This isn't the election night speech. This is the "Yes We Can" speech after New Hampshire. The end of this speech was incapsulated into a greeting card thing that I received months ago from the Obama campaign. With a little help from my eldest son, I recorded it and saved it as my ringtone. Then I sent it to every Republican that I know. I don't know about them, but I thought it was funny!

Monday, November 3, 2008

One More Sleepless Night

It's 1:15 a.m. and I am not asleep. I stopped trying after 1 1/2 hours. Nothing on tv, which surprises me given all of the channels (although I'll have to say there are some fabulous special offers on products that end back pain, a steam cleaner that cleans and disinfects everything from cabinets, toilets, sneakers and even a colon cleanser). So I opened up a diet pepsi (yes, caffeinated) and raided my kids' halloween candy.

My brain can't stop thinking about the upcoming election. I am still stunned that the race is this close given the debacle of the last 8 years. So I am not comforted by the Sunday morning pundits all predicting an Obama win. The percentages reported in the polls for the battleground states are small. Small enough for the underlying, and often, unexpressed racism that still exists to tweak those percentages in the other direction. So I can't sleep.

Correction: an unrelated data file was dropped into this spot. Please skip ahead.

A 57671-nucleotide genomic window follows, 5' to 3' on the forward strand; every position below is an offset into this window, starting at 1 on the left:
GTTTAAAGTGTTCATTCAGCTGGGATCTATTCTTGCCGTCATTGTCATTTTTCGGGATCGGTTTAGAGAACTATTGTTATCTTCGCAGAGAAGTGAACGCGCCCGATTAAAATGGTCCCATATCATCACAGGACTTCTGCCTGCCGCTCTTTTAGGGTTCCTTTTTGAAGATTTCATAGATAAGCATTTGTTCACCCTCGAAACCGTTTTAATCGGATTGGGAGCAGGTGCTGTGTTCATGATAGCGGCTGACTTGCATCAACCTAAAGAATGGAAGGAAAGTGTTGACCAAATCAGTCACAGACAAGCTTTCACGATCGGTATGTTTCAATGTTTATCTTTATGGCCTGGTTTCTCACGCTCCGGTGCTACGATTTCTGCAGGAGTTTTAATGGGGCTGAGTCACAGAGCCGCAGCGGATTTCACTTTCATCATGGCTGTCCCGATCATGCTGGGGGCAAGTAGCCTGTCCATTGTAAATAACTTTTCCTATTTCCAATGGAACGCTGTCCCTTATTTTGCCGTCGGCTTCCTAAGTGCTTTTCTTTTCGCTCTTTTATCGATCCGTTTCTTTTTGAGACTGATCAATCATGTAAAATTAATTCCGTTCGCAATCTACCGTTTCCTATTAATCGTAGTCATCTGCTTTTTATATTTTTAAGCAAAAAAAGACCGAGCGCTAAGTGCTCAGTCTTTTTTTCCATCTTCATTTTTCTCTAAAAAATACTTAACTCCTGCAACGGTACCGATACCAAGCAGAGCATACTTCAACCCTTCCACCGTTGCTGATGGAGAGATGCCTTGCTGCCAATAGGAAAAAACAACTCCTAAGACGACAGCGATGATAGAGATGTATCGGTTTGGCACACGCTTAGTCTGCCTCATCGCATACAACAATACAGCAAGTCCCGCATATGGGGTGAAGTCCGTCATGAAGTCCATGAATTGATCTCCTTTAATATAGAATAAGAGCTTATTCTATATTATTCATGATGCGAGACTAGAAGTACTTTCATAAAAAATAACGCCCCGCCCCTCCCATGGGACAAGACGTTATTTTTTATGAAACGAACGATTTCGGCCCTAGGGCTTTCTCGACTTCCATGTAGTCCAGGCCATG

And I can't sleep because I am so sad that Tim Russert died before seeing the conclusion of what he considered the most fascinating and historic presidential election of all time. I know that I keep coming back to him, and everyone thinks I am nuts since I didn't know him, but I can't help it. If I apply my Psych 101 training, I might conclude that Tim's death brings me back to my father's sudden death when I was 17. But it's not. At least not completely. I'm gonna go with my original reason as stated above.

Anyway, if Obama doesn't win, my 9 year old, who took a lot of crap from my in-law family, will be bummed.

Saturday, October 4, 2008

Whatever Happened to Woodward and Bernstein?